London’s Ark Aid Street Mission is confident in a new strategy to feed the homeless and conserve on food waste.
As a privately operated food kitchen, the Ark doesn’t receive government support, relying solely on donations. As a result, they saw an opportunity to both combat food waste in grocery stores as well as provide a source of fresher food for their meals.
The plan consists of grocery stores in London allowing foods that would otherwise be thrown out to be picked up and re-distributed to food kitchens throughout the city. The Ark reached out to many organizations to garner suppliers, but all but one came back as a no.
The north London Costco store agreed to take part in the project, and have since allowed a daily pickup of food from an Ark Aid employee, which is then taken back to the Street Mission for packaging and distribution.
The program currently serves several local charities, food kitchens, and neighbourhood support groups. These organizations are generally supported by tax dollars, and for the most part buy the majority of their food. After receiving the fresh foods, there has been an opportunity to curb spending, resulting in a cash surplus that can be re-allocated.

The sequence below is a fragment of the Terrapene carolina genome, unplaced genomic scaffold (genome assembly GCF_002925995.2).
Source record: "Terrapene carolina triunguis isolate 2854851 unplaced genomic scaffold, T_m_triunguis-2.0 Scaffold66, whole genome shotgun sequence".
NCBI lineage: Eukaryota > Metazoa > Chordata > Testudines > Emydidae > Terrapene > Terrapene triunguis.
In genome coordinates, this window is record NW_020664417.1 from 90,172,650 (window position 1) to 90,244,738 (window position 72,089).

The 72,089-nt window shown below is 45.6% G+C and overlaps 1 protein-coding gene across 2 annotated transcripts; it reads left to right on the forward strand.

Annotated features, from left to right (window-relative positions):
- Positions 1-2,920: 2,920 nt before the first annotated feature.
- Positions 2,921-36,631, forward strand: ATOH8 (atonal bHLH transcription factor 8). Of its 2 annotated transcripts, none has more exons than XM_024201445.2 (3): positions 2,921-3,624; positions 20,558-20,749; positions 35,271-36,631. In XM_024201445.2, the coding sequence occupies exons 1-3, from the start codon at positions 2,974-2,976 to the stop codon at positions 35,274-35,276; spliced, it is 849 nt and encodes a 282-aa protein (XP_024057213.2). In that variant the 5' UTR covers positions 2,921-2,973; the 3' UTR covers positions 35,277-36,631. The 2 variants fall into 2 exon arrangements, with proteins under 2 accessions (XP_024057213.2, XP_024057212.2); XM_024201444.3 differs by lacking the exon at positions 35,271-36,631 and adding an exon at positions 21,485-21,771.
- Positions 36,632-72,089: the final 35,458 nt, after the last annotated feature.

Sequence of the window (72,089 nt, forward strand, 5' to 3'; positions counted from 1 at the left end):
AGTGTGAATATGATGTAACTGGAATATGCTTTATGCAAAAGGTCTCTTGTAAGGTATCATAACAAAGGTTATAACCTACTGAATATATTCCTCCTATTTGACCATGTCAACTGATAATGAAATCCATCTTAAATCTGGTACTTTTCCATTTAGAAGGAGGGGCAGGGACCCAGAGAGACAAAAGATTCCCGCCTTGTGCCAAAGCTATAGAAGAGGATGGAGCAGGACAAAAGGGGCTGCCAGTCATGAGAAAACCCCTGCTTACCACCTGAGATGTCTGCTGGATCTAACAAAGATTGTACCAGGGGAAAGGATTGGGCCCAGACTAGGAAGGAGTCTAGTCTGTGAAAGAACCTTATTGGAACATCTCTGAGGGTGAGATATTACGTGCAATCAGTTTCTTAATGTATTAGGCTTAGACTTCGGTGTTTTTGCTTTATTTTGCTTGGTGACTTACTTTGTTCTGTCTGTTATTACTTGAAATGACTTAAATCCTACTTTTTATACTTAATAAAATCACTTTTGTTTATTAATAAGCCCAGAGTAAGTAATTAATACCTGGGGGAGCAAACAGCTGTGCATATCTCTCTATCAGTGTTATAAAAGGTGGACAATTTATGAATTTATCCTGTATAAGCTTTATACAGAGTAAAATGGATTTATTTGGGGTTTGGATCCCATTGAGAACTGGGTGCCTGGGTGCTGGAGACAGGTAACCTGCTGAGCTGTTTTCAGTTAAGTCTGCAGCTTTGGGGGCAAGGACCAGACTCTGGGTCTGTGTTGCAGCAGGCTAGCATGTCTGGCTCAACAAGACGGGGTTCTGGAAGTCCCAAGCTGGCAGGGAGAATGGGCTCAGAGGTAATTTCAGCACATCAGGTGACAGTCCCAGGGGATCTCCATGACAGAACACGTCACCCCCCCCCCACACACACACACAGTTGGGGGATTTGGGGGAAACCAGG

While the plan is admittedly in its early stages, there are hopes that more companies will come on board, creating a bigger network of suppliers.
Obstacles still stand in the way of expansion, however, with corporate policies being the common denominator. Most stores have expressed a fear of liability should a recipient of the food become ill. This has prevented many who, despite showing interest, have limited power to go against chain store rules.
In the meantime, the Ark is continuing to operate the supply chain, working on a largely volunteer basis, and also orchestrating the program’s logistics. If more suppliers do agree to join the plan, the Ark believes that a more clearly defined administration would have to be created to run the plan successfully.